Now what?

One year. It’s been one whole year, and I feel like I am back at square one. If only I could just take that blue chip and say, “Here God, I’m giving up my depression!” But that would be way too easy. One year ago, I found myself in my driveway, determined to end my life. I had sent only one text to one person, but that text led to a 2-hour conversation that saved my life. From that day forward, I started the journey to recovery from my mental health issue. How in the world do I recover from a mental health issue, one that is always there? One that seems to haunt me, creating a blinding storm in which all I can see is my pain and anguish?

 

Recovery: a return to a normal state of health, mind, or strength; the action or process of regaining possession or control of something stolen or lost.

 

In CR, recovery is a decision followed by a process. That day, sitting in my driveway, on the phone, I made that very decision that I was not God, that I could not control my mental health issue, and that my life had become unmanageable. I made the choice that I was going to do whatever it took to bring myself back to a state of health, of peace. What I didn’t know was the long, hard journey ahead of me that awaited. You see, when dealing with mental health, it’s not a cut and dry, easy path to manage.

I made the phone calls to see a psychiatrist, to see a counselor. I saw that counselor, sat right in her office, and poured out my heart. Or, at least I thought I did. I told her a deep, dark secret that I had held within me, and she basically told me that she didn’t care. What? Isn’t that what she was there for? I left feeling even more alone and confused. And so I asked myself, “What now?” I had made a decision to do what it took, and that meant that I had to find another route to take. I was so disappointed and I desperately wanted to give up. If she felt like that, then all counselors did, right? I heard a voice in the back of my head say, “you are worthy of recovery, my child.” If all individuals are unique, then there was bound to be another counselor out there that I could try. So I searched and found another counselor, and it was the best decision I ever made.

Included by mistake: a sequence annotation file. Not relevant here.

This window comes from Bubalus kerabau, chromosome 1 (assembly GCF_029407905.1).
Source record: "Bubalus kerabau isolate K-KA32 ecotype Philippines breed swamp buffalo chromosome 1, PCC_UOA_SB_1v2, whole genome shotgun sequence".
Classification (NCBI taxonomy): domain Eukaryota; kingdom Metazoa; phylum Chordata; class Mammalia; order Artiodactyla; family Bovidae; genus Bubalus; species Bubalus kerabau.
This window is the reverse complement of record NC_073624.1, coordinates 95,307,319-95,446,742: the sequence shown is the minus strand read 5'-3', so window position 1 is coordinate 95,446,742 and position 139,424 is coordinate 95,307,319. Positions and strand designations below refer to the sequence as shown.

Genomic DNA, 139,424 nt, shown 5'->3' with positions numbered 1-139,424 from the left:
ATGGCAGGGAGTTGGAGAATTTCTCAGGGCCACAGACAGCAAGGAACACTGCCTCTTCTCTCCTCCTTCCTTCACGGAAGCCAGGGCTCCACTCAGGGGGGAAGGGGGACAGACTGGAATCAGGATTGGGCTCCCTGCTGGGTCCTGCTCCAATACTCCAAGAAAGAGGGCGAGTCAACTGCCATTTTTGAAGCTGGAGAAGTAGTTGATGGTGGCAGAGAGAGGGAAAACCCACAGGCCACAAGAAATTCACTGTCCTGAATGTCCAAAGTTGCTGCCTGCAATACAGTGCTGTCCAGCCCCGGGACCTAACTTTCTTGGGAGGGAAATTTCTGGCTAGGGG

One of the hardest, most frustrating, and difficult things about mental health recovery is the medications. I went to a psychiatrist, and I was prescribed medications to take, well, to “try.” So I tried them. The side effects can be horrible. I have personally tried at least 11 different medications, none of which have worked the way they need to. With these many medications come medication changes. I suffered and endured nasty side effects such as aphasia, fatigue, drowsiness, nausea, and so many others. I have yet to find a medication that has worked to keep me emotionally stable. So many times I just want to throw in the towel and yell at God, “I QUIT!!! I CAN’T DO THIS ANYMORE!!!” I don’t want to endure more medication changes. I don’t want to endure prolonged periods of depressive episodes. If I quit, then ultimately I would be saying, “I don’t want to recover.”

In the midst of my struggle, I keep going. You want to know what keeps me going? The fact that no matter what all I have tried or taken, there will ALWAYS be something else to try if that doesn’t work. I remind myself and give myself pep talks. I reach out to my support system. I utilize my safety plan and my mental health agreement. Most importantly, I am honest about my feelings and do not pretend that recovery is easy. I sit here now, ready to give up. But there’s something else that I haven’t tried yet. So I’ll go try it.

Romans 5:3 “We rejoice in our sufferings because we know suffering produces perseverance.”

our-greatest-weakness-lies-giving-up-most-certain-way-succeed-always-try-just-one-more-time-thomas-a-edison

April Brantley, CR Mental Health X-Factor

5 thoughts on “Now what?

  1. How I judge my recovery from mental health issues of 10 years is that 10 years ago, I began managing my mental health with God in the driver’s seat. I have had many ups and downs, but what I learned the most from my psychiatric stay is to journal any symptoms of illness along with the background data. This helps me when I am seeing a pattern I can go to my dr and we adjust my meds.

    Liked by 1 person

  2. I have walked down this messy/mental health road for 20 years now (and I just turned 34). There are upswings -and- hardships. I have tried over 50 meds…and things still aren’t super. BUT every time I reach out – to seek help again (as I did this week – another hospitalization) – I am another step closer to victory (wholeness of mind).

    Thank you for your honesty – and not just that this is hard, but that there is hope and progress. Your vulnerability is brave and strengthening to those of us who struggle.

    Liked by 1 person

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